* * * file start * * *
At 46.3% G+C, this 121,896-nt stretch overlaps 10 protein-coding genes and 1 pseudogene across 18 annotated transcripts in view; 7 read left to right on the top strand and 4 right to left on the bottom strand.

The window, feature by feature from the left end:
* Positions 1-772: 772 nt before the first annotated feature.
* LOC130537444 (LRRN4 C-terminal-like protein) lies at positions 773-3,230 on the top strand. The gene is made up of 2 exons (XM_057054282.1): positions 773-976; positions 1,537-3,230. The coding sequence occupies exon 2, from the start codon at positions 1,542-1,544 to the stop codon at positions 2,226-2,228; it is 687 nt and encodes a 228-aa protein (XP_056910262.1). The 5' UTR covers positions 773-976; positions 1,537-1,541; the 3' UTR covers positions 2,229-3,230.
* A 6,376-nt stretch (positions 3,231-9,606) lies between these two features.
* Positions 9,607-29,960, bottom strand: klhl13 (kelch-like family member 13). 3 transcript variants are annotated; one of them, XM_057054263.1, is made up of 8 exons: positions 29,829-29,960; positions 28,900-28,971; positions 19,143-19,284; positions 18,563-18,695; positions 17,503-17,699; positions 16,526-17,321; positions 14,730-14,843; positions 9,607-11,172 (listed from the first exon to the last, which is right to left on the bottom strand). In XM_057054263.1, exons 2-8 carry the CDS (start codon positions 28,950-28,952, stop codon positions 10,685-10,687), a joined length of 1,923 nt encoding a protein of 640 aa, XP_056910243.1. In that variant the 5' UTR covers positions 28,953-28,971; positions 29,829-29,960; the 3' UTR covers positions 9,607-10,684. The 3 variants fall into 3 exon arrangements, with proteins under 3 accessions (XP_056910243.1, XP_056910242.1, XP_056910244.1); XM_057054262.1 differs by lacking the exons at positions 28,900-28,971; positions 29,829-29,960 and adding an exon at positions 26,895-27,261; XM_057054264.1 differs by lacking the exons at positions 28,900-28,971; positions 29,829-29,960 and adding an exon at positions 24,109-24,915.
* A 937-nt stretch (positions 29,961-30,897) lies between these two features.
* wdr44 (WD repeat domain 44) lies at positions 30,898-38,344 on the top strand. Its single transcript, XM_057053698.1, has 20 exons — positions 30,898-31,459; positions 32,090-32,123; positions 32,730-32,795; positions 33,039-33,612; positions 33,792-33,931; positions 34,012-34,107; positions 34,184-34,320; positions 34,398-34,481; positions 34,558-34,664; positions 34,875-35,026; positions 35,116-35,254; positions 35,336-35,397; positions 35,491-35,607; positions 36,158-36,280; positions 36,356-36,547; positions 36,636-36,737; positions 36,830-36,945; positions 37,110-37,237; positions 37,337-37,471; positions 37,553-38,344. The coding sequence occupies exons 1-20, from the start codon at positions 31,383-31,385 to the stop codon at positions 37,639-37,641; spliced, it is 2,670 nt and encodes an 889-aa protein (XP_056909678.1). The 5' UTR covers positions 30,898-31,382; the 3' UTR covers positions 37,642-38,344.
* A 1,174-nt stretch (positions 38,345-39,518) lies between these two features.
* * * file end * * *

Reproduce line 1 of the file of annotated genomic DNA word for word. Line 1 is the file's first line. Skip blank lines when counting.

At 46.3% G+C, this 121,896-nt stretch overlaps 10 protein-coding genes and 1 pseudogene across 18 annotated transcripts in view; 7 read left to right on the top strand and 4 right to left on the bottom strand.